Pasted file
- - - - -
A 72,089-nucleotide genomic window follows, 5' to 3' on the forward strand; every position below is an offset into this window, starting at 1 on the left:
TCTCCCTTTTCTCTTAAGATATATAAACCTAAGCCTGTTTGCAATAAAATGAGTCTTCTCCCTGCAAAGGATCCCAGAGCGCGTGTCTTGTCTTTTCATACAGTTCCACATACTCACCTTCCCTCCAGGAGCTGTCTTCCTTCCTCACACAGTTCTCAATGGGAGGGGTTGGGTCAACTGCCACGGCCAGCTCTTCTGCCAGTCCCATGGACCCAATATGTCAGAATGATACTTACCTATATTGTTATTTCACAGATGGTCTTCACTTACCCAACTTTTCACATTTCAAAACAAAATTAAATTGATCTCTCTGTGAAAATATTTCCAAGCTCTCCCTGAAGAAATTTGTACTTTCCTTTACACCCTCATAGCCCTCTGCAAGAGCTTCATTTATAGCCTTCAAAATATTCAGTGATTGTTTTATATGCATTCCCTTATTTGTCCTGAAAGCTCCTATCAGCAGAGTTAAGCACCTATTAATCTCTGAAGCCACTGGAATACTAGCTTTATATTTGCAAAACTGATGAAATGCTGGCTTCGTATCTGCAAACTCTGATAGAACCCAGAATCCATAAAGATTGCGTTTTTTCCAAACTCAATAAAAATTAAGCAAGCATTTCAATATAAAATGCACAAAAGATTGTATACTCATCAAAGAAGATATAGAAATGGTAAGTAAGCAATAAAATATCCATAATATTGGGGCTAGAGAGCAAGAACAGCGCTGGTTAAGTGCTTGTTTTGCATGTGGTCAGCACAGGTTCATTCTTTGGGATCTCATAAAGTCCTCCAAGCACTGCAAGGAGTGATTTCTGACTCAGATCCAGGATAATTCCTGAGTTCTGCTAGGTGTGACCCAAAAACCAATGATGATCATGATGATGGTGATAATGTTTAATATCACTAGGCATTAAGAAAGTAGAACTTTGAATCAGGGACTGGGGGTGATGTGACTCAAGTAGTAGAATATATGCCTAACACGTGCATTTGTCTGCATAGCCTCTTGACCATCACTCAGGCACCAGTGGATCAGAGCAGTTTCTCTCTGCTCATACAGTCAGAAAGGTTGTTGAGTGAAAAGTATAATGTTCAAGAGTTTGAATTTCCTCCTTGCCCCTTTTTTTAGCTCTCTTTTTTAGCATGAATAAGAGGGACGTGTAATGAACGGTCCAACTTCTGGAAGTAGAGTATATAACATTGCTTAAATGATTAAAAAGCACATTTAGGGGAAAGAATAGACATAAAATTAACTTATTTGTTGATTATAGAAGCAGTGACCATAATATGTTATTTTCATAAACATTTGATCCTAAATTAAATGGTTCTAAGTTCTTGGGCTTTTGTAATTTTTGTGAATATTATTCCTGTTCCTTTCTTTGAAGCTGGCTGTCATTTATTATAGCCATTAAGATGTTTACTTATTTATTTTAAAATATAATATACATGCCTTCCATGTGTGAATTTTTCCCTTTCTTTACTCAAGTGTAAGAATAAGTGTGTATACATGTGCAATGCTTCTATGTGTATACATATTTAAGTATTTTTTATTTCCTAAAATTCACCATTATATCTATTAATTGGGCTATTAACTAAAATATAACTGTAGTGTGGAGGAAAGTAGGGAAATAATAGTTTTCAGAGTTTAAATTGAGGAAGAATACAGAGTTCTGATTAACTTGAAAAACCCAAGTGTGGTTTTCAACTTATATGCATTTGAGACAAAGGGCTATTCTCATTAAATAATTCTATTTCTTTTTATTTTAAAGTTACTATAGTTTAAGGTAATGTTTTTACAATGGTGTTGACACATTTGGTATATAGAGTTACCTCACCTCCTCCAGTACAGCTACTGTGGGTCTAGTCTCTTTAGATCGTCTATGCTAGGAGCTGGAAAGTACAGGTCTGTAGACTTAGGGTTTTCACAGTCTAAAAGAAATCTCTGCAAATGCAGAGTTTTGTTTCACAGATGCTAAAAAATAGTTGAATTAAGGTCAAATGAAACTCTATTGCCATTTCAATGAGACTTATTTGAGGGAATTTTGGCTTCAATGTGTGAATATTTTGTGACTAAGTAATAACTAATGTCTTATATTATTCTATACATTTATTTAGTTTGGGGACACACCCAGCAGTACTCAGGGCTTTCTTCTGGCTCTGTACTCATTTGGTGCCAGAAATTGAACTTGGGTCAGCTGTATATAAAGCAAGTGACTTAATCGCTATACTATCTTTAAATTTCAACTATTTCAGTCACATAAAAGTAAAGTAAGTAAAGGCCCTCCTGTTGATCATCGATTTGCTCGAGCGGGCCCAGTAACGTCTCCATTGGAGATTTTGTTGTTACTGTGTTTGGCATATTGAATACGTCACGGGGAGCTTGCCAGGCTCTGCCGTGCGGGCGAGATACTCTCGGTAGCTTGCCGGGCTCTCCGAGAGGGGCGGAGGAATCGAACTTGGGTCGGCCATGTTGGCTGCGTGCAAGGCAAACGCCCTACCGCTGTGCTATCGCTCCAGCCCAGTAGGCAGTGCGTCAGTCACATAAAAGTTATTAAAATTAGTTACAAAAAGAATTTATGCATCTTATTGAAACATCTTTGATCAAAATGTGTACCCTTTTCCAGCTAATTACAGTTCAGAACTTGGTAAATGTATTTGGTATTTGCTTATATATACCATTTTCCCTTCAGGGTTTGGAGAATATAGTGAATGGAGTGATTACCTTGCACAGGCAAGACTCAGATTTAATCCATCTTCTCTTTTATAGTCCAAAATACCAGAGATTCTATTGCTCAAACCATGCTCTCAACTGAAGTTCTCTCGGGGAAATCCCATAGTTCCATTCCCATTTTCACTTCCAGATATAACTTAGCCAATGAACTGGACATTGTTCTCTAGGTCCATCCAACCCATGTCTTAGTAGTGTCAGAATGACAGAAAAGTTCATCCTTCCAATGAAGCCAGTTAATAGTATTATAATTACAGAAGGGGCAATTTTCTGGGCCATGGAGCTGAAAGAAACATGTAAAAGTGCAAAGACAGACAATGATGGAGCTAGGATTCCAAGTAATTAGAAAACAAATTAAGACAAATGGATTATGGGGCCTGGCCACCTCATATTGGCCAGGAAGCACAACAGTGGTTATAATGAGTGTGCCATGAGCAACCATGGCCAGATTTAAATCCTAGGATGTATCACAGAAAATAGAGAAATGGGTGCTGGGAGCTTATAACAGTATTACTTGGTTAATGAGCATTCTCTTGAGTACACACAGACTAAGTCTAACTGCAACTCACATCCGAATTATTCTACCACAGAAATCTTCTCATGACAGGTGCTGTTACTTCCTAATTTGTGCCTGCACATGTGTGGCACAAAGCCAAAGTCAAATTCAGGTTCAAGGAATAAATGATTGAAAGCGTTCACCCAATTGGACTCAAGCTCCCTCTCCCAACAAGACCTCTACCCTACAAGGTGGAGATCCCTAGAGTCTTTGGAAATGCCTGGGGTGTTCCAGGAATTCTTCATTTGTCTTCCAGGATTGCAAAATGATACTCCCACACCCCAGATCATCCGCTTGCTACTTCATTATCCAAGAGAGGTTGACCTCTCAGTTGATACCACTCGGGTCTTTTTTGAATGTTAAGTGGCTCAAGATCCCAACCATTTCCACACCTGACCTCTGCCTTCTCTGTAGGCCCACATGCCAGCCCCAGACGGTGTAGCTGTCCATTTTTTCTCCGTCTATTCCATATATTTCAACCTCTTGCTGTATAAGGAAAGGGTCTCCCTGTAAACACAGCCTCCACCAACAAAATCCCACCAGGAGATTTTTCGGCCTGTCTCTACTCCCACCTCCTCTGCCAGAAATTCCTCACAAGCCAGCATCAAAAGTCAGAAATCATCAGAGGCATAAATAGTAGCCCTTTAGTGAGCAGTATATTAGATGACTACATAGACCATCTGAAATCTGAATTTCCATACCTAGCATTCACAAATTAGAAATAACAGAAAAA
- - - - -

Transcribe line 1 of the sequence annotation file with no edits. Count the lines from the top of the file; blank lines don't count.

A 72,089-nucleotide genomic window follows, 5' to 3' on the forward strand; every position below is an offset into this window, starting at 1 on the left: